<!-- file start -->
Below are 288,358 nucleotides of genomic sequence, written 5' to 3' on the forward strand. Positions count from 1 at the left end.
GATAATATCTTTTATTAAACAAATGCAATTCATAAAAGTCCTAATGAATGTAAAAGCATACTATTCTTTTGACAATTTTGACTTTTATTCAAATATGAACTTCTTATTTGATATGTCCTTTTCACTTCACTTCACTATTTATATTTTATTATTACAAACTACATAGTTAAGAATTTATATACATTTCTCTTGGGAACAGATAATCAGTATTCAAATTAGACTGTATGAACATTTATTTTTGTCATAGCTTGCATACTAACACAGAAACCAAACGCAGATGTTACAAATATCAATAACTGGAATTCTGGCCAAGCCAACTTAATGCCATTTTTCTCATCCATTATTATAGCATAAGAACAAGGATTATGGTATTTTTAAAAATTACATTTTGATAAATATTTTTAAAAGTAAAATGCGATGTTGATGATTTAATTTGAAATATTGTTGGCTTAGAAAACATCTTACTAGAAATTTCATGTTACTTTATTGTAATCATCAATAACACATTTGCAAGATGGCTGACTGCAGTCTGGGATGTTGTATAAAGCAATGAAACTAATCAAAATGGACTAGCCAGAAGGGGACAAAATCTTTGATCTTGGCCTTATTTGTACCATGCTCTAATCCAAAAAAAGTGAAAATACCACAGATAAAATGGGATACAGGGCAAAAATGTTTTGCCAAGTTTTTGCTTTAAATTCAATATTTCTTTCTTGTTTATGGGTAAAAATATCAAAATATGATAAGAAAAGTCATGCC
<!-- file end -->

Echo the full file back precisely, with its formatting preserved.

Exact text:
Below are 288,358 nucleotides of genomic sequence, written 5' to 3' on the forward strand. Positions count from 1 at the left end.
GATAATATCTTTTATTAAACAAATGCAATTCATAAAAGTCCTAATGAATGTAAAAGCATACTATTCTTTTGACAATTTTGACTTTTATTCAAATATGAACTTCTTATTTGATATGTCCTTTTCACTTCACTTCACTATTTATATTTTATTATTACAAACTACATAGTTAAGAATTTATATACATTTCTCTTGGGAACAGATAATCAGTATTCAAATTAGACTGTATGAACATTTATTTTTGTCATAGCTTGCATACTAACACAGAAACCAAACGCAGATGTTACAAATATCAATAACTGGAATTCTGGCCAAGCCAACTTAATGCCATTTTTCTCATCCATTATTATAGCATAAGAACAAGGATTATGGTATTTTTAAAAATTACATTTTGATAAATATTTTTAAAAGTAAAATGCGATGTTGATGATTTAATTTGAAATATTGTTGGCTTAGAAAACATCTTACTAGAAATTTCATGTTACTTTATTGTAATCATCAATAACACATTTGCAAGATGGCTGACTGCAGTCTGGGATGTTGTATAAAGCAATGAAACTAATCAAAATGGACTAGCCAGAAGGGGACAAAATCTTTGATCTTGGCCTTATTTGTACCATGCTCTAATCCAAAAAAAGTGAAAATACCACAGATAAAATGGGATACAGGGCAAAAATGTTTTGCCAAGTTTTTGCTTTAAATTCAATATTTCTTTCTTGTTTATGGGTAAAAATATCAAAATATGATAAGAAAAGTCATGCC